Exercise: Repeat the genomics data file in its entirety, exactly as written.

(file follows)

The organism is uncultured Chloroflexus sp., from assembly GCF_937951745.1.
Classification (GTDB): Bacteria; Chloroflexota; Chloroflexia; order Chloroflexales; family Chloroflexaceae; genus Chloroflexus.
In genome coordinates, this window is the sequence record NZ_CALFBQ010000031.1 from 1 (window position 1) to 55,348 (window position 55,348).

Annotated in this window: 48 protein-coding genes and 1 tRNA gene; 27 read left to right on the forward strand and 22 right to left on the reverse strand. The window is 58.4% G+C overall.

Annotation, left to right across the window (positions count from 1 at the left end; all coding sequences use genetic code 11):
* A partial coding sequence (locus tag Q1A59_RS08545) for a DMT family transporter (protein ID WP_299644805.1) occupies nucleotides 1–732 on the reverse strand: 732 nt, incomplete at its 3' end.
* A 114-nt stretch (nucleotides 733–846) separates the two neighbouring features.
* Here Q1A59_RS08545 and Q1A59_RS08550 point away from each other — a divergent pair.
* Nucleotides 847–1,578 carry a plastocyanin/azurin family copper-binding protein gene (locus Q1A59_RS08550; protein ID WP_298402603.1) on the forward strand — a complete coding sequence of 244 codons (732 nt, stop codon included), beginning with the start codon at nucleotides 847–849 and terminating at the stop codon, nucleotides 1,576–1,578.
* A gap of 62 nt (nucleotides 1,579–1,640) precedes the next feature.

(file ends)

The organism is uncultured Chloroflexus sp., from assembly GCF_937951745.1.
Classification (GTDB): Bacteria; Chloroflexota; Chloroflexia; order Chloroflexales; family Chloroflexaceae; genus Chloroflexus.
In genome coordinates, this window is the sequence record NZ_CALFBQ010000031.1 from 1 (window position 1) to 55,348 (window position 55,348).

Annotated in this window: 48 protein-coding genes and 1 tRNA gene; 27 read left to right on the forward strand and 22 right to left on the reverse strand. The window is 58.4% G+C overall.

Annotation, left to right across the window (positions count from 1 at the left end; all coding sequences use genetic code 11):
* A partial coding sequence (locus tag Q1A59_RS08545) for a DMT family transporter (protein ID WP_299644805.1) occupies nucleotides 1–732 on the reverse strand: 732 nt, incomplete at its 3' end.
* A 114-nt stretch (nucleotides 733–846) separates the two neighbouring features.
* Here Q1A59_RS08545 and Q1A59_RS08550 point away from each other — a divergent pair.
* Nucleotides 847–1,578 carry a plastocyanin/azurin family copper-binding protein gene (locus Q1A59_RS08550; protein ID WP_298402603.1) on the forward strand — a complete coding sequence of 244 codons (732 nt, stop codon included), beginning with the start codon at nucleotides 847–849 and terminating at the stop codon, nucleotides 1,576–1,578.
* A gap of 62 nt (nucleotides 1,579–1,640) precedes the next feature.